Puerto Rico’s devastation in the wake Hurricane Maria has dominated the news over the past week. But a false narrative has crept in, crowding out the truth about what is actually unfolding. And the true story is worth sharing, even if the politicized narrative is more captivating on social media.
Last week, I had the opportunity to tour NORAD, the North American Aerospace Defense Command, in Colorado. The officials with whom I met shared what NORAD and USNORTHCOM are doing in the rescue operations for Puerto Rico.
Even before the storm, Puerto Rico’s infrastructure was in poor shape, but with the enormous damage to the roads and airports, getting supplies to — and around — the island has presented additional and unique challenges that were not present in Texas and Florida during last month’s hurricanes.
On Tuesday, President Trump visited Puerto Rico, where the island was still without power and nearly half of Puerto Rico was still without drinking water.
With the backdrop of that escalating humanitarian crisis, four dominant myths have emerged in the media over the past week. Each deserves careful inspection.
The first myth is that the federal government is not doing anything. This is a politically charged accusation, leveled chiefly at President Trump, but also at his entire administration. While the mainstream media outlets have been quick to characterize Mr. Trump’s response to Puerto Rico’s humanitarian crisis as dismissive and aloof, the truth is that there are more than 10,000 federal government employees on the ground in Puerto Rico. Those employees are all assisting with the search and rescue operations, and also working on the pressing issue of restoring power.
The U.S. Department of Health and Human Services has set up seven temporary medical sites on the island, all with the goal of assisting local hospitals.
FEMA, meanwhile, has provided millions of meals and millions of liters of water.
Before the hurricane even hit, the U.S. Army Corps of Engineers was already on the ground to begin addressing the power needs.
The bottom line? The federal government has not neglected or ignored Puerto Rico, despite what appears on CNN’s social media feed.
A second myth that has emerged is that the federal government has not learned from and improved upon anything from Hurricane Katrina and other recent natural disasters. In reality, and as I learned firsthand at NORAD’s headquarters, the federal government’s response has improved after each of the major natural disasters since Katrina in 2005. The federal government has learned and adapted, and has improved not only its responses to these types of crises, but, significantly, has improved its pre-storm proactive responses and preparations. Credit here goes to former Presidents Bush and Obama as well as to Mr. Trump. No doubt, those who work to provide relief when disaster strikes will learn from the disaster in Puerto Rico, and improve even more in the future.
The third prevailing myth is that government is capable of doing everything. This myth is the flip side of the coin that the federal government is not doing anything. After all, a government that is theoretically capable of doing anything can be more severely criticized for the perception that it is doing nothing. Government, as we know, has the responsibility to prevent what it can prevent, mitigate the damage during the crisis, and then move swiftly with rescue, recovery and rebuilding. But this notion that government can save us from every conceivable natural disaster, or reduce the casualties of every disaster to zero, is a falsehood that only fuels the narrative that government is underperforming in its response.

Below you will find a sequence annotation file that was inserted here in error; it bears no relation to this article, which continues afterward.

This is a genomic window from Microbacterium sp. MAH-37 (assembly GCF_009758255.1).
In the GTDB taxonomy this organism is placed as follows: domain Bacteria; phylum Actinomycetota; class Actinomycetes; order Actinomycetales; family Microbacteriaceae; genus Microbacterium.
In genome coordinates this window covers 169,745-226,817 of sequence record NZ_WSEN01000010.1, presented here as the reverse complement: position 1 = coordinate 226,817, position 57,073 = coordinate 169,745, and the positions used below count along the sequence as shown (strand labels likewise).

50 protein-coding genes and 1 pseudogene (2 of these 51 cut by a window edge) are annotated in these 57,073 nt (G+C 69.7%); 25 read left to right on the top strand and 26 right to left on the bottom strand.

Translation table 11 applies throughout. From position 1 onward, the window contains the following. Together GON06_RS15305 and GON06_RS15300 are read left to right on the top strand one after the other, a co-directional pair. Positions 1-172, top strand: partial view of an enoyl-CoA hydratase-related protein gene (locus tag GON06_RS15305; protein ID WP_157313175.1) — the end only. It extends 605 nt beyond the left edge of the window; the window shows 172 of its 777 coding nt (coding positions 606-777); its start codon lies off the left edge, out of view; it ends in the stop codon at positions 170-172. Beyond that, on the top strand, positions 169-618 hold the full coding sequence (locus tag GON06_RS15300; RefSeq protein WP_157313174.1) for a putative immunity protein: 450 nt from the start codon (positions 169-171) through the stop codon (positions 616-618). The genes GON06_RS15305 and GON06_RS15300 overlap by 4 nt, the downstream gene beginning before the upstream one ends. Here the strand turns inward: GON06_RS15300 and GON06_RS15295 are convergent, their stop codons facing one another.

The fourth and final myth in the media is much subtler and more difficult to discern. The media has pushed the idea that federalism is an antiquated, and even harmful, holdover. The truth is that our system of federalism enables the federal government to come alongside states’ and territories’ local governments and to assist in the most efficient way possible. Puerto Rico Gov. Ricardo Rossello, in an interview on CNN, articulated this point quite well. “First of all, we are very grateful for the administration. They have responded quickly. The president has been very attentive to the situation, personally calling me several times. FEMA and the FEMA director have been here in Puerto Rico twice. As a matter of fact, they were here with us today, making sure that all the resources in FEMA were working in conjunction with the central government. We have been working together. We have been getting results.”
Getting results through the partnerships between the federal and local governments — that’s one of the chief benefits of our system of federalism.
As the head of Tea Party Patriots, an organization that routinely calls for scaling down the federal government, I may seem an unlikely champion for the federal government. But one of the reasons conservatives call for scaling down the superfluous activities of the federal government (and the sprawling growth of the federal government into our everyday lives) is that there is a necessary and proper role for the federal government — and that when government tries to do things it shouldn’t be doing, it overreaches, stretches resources, loses focus, and reduces its ability to do that which it should be doing. And in this instance, the federal government is showcasing a positive side that is almost entirely ignored by the media.
It’s unlikely you’ll hear anything remotely close to this perspective in the mainstream media anytime soon.